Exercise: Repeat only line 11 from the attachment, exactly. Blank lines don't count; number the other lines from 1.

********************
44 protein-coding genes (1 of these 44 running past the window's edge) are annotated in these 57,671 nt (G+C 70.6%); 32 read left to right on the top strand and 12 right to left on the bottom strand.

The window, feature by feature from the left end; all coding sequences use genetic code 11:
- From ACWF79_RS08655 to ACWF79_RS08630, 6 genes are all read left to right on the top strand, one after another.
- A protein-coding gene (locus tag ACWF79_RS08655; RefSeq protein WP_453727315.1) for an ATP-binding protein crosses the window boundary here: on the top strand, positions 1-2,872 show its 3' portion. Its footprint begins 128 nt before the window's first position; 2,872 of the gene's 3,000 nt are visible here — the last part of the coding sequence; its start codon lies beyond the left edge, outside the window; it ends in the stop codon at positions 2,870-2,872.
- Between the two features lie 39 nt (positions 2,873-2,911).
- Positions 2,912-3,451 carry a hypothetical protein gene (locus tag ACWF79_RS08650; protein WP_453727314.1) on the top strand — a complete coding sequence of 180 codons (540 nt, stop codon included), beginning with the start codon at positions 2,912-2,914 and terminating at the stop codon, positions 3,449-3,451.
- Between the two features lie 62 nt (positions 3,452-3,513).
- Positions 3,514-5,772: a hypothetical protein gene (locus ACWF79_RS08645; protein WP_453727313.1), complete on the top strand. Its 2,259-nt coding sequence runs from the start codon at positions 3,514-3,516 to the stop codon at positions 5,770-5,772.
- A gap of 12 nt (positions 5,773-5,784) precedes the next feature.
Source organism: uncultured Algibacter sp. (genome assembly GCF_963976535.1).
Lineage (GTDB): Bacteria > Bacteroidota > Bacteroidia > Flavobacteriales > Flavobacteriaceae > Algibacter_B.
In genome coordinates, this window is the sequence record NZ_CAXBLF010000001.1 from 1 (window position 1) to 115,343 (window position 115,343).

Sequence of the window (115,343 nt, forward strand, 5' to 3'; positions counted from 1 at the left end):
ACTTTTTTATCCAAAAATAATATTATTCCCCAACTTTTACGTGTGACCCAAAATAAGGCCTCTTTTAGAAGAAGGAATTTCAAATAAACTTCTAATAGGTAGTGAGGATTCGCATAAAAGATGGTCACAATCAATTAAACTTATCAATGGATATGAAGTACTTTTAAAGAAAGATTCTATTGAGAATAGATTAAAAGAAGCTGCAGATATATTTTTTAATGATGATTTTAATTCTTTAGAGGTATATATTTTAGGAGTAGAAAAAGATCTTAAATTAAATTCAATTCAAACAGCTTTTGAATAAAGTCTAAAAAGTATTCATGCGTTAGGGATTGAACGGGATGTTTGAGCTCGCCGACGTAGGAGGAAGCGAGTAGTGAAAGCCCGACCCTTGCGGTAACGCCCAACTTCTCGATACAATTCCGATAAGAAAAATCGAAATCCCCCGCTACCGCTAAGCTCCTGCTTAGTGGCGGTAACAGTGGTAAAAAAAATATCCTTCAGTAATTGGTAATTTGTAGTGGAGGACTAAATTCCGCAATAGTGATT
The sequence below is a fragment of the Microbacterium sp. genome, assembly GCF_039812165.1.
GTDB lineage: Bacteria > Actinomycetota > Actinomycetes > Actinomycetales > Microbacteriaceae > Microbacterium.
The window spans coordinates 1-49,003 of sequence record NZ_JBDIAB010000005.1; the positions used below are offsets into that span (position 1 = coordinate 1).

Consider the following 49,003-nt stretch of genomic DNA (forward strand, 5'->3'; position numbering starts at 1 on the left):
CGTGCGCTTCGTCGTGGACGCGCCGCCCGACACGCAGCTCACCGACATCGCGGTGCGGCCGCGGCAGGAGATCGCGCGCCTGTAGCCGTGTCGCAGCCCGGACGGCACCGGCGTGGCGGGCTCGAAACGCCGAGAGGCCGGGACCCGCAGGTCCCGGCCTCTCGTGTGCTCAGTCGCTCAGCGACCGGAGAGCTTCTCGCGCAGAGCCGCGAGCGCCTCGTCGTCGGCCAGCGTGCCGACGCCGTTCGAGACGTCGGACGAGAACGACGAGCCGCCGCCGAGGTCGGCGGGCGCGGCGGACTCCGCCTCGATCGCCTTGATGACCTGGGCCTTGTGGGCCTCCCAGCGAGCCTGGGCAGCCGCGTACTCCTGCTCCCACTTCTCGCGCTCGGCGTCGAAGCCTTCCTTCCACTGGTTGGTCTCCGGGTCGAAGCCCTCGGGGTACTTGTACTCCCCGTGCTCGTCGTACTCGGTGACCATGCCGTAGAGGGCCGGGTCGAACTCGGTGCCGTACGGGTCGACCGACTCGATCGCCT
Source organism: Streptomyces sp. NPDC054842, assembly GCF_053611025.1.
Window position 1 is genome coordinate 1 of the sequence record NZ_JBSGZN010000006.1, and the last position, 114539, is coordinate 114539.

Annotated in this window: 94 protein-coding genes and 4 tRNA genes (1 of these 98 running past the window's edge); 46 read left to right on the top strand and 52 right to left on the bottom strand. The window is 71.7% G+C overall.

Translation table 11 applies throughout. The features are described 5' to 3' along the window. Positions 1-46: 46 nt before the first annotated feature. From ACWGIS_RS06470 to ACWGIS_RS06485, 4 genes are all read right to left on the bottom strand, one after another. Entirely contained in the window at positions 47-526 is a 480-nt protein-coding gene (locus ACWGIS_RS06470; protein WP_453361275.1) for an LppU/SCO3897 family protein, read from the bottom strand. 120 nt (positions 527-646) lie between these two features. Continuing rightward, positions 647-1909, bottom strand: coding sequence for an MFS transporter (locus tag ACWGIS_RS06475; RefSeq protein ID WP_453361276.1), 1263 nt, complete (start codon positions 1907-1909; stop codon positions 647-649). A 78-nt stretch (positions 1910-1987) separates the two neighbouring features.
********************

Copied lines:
Lineage (GTDB): Bacteria > Bacteroidota > Bacteroidia > Flavobacteriales > Flavobacteriaceae > Algibacter_B.